5 Ways Governments Can Attract and Retain Tech Talent | #education | #technology | #training | #education | #technology | #infosec


One overlooked aspect of 2021’s Infrastructure Investment and Jobs Act, which allocates nearly $100 billion toward improving digital infrastructure, is how it will be affected by the nation’s strained tech talent market. With provisions for expanded broadband networks, electric vehicle charging stations and cybersecurity, the law reflects the culmination of bipartisan federal interest in improving digital stewardship — but it will be up to state and local governments to implement the programs necessary to ensure meaningful policy execution. As the operators of most infrastructure projects, state and local governments will need to hire more workers with digital skills to fulfill the new infrastructure initiatives.

That could prove a tall order. The competition for the best and brightest tech talent is fierce, and as digital skills have become more valuable, state and local leaders have struggled to recruit this talent and compete with the private sector. Today’s labor shortage compounds the challenges the government faces in winning the race for talent.

Government leaders need to think creatively to fill the roles needed to support digital infrastructure updates and systems. To expand their pool of tech talent to set themselves up for success with new infrastructure projects, local and state officials and CIOs can start with the following strategies:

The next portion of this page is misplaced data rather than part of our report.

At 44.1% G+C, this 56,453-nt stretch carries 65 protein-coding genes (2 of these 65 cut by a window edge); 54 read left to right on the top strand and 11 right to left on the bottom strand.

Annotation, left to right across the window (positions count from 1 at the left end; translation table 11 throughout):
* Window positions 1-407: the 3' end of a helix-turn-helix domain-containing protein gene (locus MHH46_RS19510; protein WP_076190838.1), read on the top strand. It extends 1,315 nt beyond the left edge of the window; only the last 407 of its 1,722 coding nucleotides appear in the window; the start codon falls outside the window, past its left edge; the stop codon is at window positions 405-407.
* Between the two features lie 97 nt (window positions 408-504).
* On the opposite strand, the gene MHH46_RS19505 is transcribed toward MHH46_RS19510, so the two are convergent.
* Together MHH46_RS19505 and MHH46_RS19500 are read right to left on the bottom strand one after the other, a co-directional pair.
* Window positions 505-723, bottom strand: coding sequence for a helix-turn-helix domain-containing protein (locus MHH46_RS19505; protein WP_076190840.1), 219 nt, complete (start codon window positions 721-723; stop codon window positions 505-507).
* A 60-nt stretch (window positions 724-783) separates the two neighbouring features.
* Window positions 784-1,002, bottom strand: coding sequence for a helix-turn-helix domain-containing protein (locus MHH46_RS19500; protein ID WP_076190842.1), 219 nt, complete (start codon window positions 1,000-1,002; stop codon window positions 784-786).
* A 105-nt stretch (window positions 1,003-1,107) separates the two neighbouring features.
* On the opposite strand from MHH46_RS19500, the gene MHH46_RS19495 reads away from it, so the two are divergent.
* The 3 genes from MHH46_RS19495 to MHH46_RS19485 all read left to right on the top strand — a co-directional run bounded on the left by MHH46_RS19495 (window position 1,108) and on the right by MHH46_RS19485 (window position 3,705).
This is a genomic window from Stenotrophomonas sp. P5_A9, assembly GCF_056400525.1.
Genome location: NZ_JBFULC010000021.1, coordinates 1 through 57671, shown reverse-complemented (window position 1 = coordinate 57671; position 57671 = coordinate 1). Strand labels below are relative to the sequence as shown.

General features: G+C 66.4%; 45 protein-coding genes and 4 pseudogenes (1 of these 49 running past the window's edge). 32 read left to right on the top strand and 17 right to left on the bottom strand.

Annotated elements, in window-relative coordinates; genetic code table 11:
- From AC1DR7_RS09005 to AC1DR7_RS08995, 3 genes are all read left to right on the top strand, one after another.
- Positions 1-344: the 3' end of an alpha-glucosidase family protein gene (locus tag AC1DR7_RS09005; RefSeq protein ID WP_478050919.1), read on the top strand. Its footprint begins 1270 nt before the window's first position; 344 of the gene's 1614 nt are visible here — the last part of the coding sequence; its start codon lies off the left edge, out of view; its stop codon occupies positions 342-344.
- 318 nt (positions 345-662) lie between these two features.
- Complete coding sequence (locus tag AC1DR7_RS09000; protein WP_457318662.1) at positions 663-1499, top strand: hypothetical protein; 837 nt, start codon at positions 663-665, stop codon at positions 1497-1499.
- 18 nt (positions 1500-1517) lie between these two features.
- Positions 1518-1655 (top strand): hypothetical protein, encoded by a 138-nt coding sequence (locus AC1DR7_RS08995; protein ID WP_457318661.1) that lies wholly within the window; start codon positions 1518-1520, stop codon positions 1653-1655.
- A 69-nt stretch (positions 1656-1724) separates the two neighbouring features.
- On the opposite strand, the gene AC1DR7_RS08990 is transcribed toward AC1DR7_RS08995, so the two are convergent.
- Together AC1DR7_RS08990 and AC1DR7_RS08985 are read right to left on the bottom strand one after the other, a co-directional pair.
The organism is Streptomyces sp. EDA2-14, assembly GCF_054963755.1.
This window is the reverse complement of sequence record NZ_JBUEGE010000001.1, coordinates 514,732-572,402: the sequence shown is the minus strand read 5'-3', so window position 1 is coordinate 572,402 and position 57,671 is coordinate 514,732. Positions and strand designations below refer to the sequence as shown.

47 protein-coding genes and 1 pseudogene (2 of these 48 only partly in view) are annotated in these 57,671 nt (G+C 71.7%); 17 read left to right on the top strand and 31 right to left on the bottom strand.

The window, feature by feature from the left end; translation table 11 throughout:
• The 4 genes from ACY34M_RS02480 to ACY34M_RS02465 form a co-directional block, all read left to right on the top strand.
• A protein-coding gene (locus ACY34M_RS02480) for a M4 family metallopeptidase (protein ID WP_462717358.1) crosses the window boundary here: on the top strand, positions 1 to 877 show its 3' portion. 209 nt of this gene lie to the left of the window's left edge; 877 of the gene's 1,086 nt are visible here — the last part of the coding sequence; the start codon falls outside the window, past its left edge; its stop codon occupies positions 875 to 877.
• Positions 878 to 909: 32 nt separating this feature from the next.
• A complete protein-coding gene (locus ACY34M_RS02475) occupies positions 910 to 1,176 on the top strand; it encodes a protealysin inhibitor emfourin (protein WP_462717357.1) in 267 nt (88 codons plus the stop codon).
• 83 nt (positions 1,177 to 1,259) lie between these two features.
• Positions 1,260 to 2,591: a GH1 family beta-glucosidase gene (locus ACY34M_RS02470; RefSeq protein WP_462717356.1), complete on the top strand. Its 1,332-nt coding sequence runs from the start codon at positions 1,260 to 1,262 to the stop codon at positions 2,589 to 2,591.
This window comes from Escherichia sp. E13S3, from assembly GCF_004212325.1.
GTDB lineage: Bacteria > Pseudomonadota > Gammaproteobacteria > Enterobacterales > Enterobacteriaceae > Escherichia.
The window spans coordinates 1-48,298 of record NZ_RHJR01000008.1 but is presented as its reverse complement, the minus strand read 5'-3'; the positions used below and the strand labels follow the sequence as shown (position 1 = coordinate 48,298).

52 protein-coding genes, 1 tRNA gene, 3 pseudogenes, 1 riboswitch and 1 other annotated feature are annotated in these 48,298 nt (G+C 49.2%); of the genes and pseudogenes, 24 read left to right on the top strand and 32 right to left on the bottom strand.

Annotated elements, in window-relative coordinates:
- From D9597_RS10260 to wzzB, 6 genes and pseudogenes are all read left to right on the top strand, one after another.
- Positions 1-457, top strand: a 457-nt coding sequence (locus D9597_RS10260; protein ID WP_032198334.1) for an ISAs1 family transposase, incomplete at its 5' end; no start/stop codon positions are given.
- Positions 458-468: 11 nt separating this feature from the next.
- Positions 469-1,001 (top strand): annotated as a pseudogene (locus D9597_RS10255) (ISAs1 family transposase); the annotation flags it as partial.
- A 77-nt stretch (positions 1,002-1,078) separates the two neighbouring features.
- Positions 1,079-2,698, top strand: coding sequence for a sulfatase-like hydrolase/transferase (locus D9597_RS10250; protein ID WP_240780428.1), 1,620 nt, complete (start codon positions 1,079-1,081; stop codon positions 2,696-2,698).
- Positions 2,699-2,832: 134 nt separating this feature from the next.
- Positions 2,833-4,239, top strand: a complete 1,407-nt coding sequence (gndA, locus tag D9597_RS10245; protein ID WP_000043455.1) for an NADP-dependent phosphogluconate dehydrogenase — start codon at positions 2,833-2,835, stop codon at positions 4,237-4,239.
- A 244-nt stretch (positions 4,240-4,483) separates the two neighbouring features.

1. Upskill your existing workforce

Nearly two-thirds of managers doubt their employees can keep up with future skill needs as technology rapidly evolves, and 70 percent of workers say they haven’t kept up with the skills needed for their existing roles. Meanwhile, nearly half of workers report employers scaling back learning opportunities during the pandemic. Consider allocating funds toward team members’ retraining and upskilling by either creating a new training structure or working with outside skilling programs.

But choosing not to upskill can have severe consequences. Even with the tremendous evolution of state and local governments to provide core products and services digitally, many still fall behind. The pandemic revealed many of these shortcomings, such as when New Jersey’s government went into panic mode as its systems, which were built on a 40-year-old COBOL-based mainframe, were quickly overwhelmed by unemployment applications during the pandemic. This problem would’ve been mitigated by either keeping employees with a working knowledge of COBOL or investing in digital transformation to maintain and update these systems.

2. Embrace an agile project mindset, especially with employees

Agile project management, such as focusing on frequent value delivery and constant feedback implementation, leads to increased efficiency and better performance of projects. As the method has grown in popularity, companies have realized it’s applicable outside of IT and have begun adapting it to their own industries. But agile thinking doesn’t apply just to physical projects like infrastructure maintenance. Make agile-principle adaptation more effective by hiring or training talent with the agile framework already in mind.